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Walt Whitman to John Burroughs, 24 January 1877

I think Birds and Poets not only much the best name for the book, but a first-rate good name, appropriate, original & fresh, without being at all affected or strained. The piece you put 4th should then be first—should lead the book, giving it its title, & having the name of the piece changed to "Birds and Poets"—which I think would be an improvement. The whole collection would be sufficiently homogeneous, (and it were a fault to be too much so)—You just want a hint for the name of a book—Only it must be in the spirit of the book—& not too much so either. "Nature and Genius" is too Emersony altogether.2

I will think over the name of the piece devoted to me, & will in a couple of days write you the result. May-be I can think of a better name. I have not rec'd the MS from Church.3 You send on any thing—any MS—which I will cheerfully read & will return with any suggestions that may occur to me—I keep pretty well for me—



  • 1. This letter bears the address: John Burroughs | Esopus-on-Hudson | New York. It is postmarked: Camden | Jan | 24 | N.J.; New York | Jan | 25 | 8 AM. [back]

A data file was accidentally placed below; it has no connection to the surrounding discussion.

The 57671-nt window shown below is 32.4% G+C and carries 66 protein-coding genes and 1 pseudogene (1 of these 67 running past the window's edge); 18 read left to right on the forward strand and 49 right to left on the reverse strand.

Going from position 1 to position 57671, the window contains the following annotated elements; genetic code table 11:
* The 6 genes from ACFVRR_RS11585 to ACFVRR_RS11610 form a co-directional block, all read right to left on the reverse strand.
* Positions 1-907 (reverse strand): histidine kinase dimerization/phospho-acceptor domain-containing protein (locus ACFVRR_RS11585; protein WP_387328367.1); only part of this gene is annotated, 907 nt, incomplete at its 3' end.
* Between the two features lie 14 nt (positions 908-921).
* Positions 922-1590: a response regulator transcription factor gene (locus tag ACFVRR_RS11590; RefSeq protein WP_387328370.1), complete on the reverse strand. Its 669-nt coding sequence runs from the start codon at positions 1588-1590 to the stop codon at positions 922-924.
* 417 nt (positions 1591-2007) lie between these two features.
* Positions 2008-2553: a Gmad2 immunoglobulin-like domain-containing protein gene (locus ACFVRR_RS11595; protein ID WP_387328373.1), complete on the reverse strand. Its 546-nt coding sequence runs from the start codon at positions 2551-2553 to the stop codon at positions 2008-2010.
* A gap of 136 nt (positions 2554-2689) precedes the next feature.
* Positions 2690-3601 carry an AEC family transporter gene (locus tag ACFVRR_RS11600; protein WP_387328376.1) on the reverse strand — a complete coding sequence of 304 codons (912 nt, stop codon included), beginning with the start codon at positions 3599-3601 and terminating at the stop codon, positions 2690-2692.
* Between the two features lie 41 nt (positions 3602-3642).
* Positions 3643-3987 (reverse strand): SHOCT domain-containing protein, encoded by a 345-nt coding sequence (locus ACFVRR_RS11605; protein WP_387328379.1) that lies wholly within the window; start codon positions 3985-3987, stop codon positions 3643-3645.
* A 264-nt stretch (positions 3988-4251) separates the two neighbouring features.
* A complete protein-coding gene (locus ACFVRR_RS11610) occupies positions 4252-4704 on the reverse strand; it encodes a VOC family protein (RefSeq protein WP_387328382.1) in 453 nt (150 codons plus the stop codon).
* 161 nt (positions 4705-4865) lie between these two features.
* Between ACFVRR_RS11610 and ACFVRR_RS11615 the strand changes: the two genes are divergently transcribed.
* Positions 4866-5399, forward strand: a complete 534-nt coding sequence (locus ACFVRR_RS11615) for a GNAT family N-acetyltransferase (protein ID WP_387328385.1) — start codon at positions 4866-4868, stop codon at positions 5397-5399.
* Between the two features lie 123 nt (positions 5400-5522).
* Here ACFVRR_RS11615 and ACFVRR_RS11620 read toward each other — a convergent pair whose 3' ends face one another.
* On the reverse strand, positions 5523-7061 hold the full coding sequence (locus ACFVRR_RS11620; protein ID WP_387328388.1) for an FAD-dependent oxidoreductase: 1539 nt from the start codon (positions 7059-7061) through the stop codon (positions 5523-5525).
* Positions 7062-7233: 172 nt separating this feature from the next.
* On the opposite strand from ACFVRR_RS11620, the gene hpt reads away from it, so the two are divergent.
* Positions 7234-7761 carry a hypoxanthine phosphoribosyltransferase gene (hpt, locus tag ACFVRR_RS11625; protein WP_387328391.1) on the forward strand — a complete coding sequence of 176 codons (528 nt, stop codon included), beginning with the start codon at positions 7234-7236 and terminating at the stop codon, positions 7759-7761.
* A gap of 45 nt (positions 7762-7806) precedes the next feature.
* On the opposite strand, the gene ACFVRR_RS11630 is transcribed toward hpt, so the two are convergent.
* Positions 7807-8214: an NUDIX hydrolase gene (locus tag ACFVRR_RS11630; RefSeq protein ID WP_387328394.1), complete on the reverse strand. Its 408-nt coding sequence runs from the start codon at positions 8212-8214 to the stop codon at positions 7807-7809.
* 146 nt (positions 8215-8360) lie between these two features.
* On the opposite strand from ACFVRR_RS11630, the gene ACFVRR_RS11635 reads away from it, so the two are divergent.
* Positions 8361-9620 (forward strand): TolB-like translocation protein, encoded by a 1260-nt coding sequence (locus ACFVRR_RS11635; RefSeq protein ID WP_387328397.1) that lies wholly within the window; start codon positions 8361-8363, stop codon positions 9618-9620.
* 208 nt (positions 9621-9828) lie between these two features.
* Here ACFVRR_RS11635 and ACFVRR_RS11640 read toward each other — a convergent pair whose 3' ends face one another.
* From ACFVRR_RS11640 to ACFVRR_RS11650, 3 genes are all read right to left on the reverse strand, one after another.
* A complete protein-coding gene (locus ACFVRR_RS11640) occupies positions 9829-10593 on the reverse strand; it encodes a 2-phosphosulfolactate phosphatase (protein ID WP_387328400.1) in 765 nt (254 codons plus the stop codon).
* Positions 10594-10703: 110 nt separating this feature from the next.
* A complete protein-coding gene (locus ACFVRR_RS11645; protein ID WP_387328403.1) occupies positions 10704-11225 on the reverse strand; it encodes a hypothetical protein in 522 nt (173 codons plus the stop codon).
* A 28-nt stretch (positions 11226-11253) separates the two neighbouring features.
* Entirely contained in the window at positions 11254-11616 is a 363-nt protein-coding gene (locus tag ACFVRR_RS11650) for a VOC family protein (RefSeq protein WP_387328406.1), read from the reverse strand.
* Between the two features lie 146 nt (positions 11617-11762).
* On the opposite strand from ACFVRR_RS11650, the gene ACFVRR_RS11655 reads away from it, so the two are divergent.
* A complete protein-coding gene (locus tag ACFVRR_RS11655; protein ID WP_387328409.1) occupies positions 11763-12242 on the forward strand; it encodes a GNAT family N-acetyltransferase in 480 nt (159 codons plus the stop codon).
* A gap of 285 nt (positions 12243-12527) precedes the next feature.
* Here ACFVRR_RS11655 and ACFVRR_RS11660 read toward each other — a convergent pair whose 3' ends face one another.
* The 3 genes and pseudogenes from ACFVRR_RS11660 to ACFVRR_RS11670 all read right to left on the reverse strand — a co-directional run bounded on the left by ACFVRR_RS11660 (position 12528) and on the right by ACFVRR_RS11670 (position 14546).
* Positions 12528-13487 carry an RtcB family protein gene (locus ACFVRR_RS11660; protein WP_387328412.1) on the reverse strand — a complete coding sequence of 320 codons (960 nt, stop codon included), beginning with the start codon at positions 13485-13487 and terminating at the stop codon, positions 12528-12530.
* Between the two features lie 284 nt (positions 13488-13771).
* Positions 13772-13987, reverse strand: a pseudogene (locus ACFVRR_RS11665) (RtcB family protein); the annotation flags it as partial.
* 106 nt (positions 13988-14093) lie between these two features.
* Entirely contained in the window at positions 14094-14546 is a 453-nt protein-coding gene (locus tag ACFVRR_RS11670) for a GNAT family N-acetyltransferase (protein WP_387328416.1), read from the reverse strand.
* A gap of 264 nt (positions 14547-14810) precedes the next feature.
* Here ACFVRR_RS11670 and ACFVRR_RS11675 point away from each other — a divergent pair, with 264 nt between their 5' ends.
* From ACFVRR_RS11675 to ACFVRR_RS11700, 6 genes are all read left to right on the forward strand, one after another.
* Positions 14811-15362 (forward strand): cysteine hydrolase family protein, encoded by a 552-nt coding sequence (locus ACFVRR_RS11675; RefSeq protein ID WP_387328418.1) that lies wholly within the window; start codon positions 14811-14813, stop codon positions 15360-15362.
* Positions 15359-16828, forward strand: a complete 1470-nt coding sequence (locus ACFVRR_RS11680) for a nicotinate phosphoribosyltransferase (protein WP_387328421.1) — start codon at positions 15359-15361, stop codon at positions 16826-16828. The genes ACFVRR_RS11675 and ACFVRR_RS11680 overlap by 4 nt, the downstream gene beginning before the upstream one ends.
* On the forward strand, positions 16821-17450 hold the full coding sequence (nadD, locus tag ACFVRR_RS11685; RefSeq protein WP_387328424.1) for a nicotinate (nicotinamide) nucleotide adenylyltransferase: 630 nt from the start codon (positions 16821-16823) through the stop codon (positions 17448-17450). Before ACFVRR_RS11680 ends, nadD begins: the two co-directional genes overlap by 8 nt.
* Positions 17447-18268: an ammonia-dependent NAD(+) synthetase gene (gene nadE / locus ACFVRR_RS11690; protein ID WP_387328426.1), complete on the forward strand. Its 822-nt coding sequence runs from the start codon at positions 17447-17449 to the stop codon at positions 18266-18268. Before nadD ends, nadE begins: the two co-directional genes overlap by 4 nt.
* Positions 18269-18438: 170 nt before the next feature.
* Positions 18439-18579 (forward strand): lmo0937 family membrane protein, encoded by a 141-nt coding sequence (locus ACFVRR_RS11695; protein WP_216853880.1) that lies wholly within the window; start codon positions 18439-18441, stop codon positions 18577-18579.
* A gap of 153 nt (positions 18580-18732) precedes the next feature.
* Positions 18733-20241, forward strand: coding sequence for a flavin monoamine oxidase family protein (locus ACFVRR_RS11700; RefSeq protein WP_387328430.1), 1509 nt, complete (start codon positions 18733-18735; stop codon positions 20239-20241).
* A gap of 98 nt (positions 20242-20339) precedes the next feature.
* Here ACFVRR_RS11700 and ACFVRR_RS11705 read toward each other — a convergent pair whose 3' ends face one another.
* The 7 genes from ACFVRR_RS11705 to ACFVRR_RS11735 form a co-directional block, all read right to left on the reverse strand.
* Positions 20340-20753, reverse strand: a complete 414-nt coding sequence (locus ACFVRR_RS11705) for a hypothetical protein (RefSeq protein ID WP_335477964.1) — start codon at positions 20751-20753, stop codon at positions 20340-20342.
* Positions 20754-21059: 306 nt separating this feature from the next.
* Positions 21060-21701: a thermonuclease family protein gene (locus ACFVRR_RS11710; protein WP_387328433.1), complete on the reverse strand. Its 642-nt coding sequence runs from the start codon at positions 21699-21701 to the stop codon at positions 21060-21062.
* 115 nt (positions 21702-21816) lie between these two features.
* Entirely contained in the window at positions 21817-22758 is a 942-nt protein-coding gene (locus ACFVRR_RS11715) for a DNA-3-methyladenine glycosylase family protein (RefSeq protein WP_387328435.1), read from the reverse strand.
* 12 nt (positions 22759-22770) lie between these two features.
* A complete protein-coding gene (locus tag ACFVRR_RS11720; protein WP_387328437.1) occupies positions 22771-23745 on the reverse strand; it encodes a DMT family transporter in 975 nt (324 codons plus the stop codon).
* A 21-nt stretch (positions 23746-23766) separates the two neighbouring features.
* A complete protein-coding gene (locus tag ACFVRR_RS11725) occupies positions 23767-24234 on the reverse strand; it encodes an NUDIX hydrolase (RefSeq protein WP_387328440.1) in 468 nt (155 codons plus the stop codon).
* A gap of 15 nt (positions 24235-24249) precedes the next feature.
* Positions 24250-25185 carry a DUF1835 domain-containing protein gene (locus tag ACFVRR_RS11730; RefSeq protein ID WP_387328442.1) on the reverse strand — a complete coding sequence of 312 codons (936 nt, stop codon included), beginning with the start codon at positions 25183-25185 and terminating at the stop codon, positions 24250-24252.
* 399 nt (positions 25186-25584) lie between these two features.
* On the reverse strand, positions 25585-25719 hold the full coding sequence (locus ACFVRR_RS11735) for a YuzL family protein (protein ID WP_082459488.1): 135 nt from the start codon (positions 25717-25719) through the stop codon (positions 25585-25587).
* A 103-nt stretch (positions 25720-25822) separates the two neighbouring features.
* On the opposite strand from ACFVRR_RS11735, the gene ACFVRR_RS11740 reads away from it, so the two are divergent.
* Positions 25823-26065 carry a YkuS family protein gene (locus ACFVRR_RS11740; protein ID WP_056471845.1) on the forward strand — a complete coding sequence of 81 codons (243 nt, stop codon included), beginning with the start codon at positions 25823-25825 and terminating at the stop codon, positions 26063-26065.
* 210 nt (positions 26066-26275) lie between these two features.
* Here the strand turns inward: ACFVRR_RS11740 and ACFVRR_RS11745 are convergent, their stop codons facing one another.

• 2. Burroughs accepted Whitman's suggestion, and "Birds and Poets," which had appeared in Scribner's Monthly in 1873 (see Whitman's letter to Peter Doyle on August 14–15, 1873), became the first chapter in the book. For over a month Burroughs sent to Whitman the manuscript of this book for comment and correction; see Whitman's letters to John Burroughs on February 3, 1877, February 13, 1877, and February 27, 1877. Whitman's emendations, particularly in the chapter devoted to himself, "The Flight of the Eagle," are discussed at length by Clara Barrus in Whitman and Burroughs—Comrades (Boston, New York: Houghton Mifflin, 1931), 160–163. [back]
  • 3. This is possibly a reference to "Our Rural Divinity," which appeared in The Galaxy, 23 (January 1877) 43–51. [back]
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